The ScyllaDB team is pleased to announce the availability of ScyllaDB Open Source 3.1.0, a production-ready release of our open source NoSQL database.
ScyllaDB is an open source NoSQL database offering the same Cassandra Query Language (CQL) interface as Apache Cassandra, along with the same horizontal scale-out and fault-tolerance characteristics. Implemented from scratch in C++ with a close-to-the-hardware architecture, ScyllaDB delivers 10X the throughput, consistent, low single-digit latencies, and significantly reduces the number of database nodes you require and self-optimizes to dynamic workloads and various hardware combinations.
With the release of ScyllaDB Open Source 3.1, we’ve introduced a number of new features that we’ve described in this post.
Support for I3en servers
The Amazon EC2 I3en series, exclusively available on AWS, offers a far higher density of storage than other nodes — up to 60 terabytes on a single server. ScyllaDB has conducted extensive testing on these servers, which are now supported in ScyllaDB Open Source 3.1.
We’ve changed our software packaging to make it easier to build and release. While this should not affect most customer usage, we thought we’d share how we’ve overhauled our software packaging. Rather than building our releases for each operating system distribution, we are making one build per release. This will minimize the dissimilarities between operating systems, increasing reliability and aid in debugging.
Additionally, dependencies will be bundled in the package file, which allows you to download a single file instead of having to collect all the related dependencies.
While this does not yet enable rootless or full offline install modes, it lays the foundation for such capabilities in the future.
You can read more about our quest for a portable Python interpreter here.
SSTable 3.0 enabled by default
SSTable 3.0 format, which is compatible with the Apache Cassandra “mc’ format, was first made available in ScyllaDB Open Source release 3.0. This format can save on disk space by 50% or more. It now be the default format. However, for users who wish to keep the old SSTable format, they can disable this feature in their scylla.yaml by setting the following parameter:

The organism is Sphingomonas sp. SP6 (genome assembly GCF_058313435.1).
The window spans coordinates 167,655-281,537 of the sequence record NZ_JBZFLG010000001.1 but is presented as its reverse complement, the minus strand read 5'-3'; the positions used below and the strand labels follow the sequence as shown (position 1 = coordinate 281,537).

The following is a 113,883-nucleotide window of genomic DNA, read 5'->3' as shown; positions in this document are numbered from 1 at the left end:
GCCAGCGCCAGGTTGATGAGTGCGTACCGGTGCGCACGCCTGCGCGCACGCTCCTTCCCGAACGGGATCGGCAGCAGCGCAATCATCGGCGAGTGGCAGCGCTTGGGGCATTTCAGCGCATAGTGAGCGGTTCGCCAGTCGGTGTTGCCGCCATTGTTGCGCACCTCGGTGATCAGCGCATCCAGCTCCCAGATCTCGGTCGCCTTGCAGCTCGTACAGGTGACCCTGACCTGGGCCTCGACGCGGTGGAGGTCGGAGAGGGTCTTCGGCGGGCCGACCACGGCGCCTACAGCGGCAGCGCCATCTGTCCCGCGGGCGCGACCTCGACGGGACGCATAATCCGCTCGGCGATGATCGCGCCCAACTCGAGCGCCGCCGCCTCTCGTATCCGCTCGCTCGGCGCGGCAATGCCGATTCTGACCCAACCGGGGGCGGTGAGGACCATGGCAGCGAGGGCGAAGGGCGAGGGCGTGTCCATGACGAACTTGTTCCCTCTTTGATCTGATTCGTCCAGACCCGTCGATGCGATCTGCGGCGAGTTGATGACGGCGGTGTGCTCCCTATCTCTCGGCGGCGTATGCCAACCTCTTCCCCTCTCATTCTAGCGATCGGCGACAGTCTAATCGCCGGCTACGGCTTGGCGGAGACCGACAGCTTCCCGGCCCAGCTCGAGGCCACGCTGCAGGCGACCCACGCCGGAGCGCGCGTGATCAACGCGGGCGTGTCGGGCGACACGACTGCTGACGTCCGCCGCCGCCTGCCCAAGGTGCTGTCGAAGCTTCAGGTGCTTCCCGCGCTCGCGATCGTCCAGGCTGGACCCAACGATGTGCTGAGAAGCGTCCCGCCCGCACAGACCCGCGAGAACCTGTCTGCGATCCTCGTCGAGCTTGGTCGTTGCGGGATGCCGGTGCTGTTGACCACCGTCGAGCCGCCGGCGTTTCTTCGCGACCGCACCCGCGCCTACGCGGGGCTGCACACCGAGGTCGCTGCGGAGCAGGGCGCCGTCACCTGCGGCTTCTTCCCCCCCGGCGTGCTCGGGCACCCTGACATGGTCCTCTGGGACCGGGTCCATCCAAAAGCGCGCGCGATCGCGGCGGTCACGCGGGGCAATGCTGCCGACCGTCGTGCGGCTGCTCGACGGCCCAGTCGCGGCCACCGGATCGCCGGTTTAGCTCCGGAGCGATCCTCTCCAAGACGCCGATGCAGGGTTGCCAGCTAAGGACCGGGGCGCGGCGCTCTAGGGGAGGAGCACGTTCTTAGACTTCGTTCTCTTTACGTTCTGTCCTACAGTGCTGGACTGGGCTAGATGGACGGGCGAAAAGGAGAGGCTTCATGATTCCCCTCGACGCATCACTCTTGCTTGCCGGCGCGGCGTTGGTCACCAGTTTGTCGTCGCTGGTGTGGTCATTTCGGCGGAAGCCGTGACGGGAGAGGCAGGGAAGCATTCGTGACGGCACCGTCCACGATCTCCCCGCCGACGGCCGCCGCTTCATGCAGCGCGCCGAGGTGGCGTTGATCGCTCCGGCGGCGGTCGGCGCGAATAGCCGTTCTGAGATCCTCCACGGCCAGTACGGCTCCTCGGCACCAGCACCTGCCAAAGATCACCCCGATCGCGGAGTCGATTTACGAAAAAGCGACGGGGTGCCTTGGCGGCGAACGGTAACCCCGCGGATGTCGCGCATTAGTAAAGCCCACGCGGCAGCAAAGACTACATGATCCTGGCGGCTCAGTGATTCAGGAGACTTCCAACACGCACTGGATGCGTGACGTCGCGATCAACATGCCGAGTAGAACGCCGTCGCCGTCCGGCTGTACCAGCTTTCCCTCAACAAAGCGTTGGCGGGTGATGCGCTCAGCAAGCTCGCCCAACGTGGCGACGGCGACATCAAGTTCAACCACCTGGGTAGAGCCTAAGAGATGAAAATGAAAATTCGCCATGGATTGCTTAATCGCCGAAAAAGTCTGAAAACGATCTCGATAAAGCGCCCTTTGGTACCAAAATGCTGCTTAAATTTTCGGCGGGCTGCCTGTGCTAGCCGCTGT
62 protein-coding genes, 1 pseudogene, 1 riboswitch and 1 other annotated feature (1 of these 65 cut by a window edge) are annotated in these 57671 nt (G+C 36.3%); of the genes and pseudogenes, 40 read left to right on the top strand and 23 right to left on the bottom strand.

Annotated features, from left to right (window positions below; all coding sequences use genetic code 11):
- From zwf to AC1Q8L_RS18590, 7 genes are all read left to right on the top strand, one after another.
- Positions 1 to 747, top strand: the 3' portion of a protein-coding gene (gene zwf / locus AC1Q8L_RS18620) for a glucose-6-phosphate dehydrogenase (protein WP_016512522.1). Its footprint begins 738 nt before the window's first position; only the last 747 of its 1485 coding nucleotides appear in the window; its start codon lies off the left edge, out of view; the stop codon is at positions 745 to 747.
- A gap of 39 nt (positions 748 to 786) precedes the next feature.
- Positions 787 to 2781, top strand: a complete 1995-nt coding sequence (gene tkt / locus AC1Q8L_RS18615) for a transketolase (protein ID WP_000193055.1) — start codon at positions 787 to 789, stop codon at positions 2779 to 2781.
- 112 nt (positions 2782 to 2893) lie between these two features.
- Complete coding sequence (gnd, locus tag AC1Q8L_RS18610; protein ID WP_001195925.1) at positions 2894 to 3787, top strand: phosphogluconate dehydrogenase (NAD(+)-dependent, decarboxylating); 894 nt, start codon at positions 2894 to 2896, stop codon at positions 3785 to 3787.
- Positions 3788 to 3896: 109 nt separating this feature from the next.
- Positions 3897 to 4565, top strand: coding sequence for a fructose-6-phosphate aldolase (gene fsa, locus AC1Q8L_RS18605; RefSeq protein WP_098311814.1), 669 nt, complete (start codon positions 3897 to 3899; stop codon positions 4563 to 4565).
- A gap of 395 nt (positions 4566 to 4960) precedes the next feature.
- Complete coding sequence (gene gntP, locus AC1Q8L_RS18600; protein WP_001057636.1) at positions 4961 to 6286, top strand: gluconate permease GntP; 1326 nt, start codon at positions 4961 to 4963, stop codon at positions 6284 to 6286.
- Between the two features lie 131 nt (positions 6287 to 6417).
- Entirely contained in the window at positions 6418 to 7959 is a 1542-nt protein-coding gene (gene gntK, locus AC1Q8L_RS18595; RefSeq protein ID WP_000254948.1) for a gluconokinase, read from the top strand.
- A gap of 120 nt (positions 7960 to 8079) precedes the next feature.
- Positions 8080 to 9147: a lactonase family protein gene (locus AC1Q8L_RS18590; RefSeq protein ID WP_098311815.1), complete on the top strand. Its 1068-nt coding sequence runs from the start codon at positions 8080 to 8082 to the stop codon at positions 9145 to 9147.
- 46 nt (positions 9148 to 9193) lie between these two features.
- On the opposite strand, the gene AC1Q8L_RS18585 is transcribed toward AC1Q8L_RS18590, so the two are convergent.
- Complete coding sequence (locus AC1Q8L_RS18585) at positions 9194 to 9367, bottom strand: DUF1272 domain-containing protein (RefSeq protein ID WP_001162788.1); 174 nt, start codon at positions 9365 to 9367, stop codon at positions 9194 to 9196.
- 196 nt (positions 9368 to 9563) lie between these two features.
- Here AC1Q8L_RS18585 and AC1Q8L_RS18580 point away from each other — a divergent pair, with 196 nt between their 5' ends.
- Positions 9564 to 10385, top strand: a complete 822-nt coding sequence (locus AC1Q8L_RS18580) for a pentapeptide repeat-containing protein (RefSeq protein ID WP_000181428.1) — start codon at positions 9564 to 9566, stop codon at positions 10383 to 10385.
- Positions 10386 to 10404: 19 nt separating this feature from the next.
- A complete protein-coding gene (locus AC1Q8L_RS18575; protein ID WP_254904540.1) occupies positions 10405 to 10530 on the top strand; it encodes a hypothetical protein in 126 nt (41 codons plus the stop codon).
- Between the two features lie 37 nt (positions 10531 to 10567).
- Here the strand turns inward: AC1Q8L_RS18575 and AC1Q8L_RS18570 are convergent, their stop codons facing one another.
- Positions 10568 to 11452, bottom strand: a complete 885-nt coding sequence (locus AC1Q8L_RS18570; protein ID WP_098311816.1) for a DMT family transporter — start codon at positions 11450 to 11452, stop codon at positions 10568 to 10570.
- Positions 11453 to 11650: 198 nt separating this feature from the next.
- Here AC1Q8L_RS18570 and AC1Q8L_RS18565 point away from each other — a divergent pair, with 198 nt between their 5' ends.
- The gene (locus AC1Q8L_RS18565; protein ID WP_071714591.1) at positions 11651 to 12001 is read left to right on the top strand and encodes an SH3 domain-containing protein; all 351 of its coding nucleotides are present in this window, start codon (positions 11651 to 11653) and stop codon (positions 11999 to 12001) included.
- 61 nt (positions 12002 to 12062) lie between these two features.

Local Secondary Indexes
ScyllaDB now supports both local and global secondary indexes — the choice is now yours! Global Secondary Indexes have been a production-ready feature since ScyllaDB Open Source 3.0 (whereas they remain an experimental feature in Cassandra). With this release, ScyllaDB users can now also use local secondary indexes, which can make queries more efficient. For greatest flexibility you can even index columns both locally and globally.
Materialized View Improvements
Two changes were made to how ScyllaDB handles materialized views. The first minimizes the number of times a generated view is updated by avoiding updates for unselected columns (see #3819). If only unselected columns change, the materialized view does not need to be updated.
Also, by adding support for local secondary indexes (i.e. when the index table resides on the same partition as base data) we improved performance of an indexed query that also specifies a partition key; in such cases, the index will be queried locally (#4185).
CQL Per Partition Limit
The existing LIMIT feature in
CQL SELECT statements returns a set number of rows. The new per partition limit further allows you to set the number of partitions returned as a result. You can mix both row limits and per partition limits in the same CQL statement.
SELECT * FROM users PARTITION LIMIT 2will return 2 partitions
SELECT * FROM users PARTITION LIMIT 2 LIMIT 5will return 2 partitions and five rows from each
CQL BYPASS CACHE
BYPASS CACHE on
SELECT statements, introduced in ScyllaDB Enterprise 2019.1.1, is now available in ScyllaDB Open Source as of this release. This feature informs the database that the data being read is unlikely to be read again in the near future, and also was unlikely to have been read in the near past; therefore no attempt should be made to read it from the cache or to populate the cache with the data. This is mostly useful for range scans which typically process large amounts of data with no temporal locality and do not benefit from the cache.
SELECT * from heartrate BYPASS CACHE;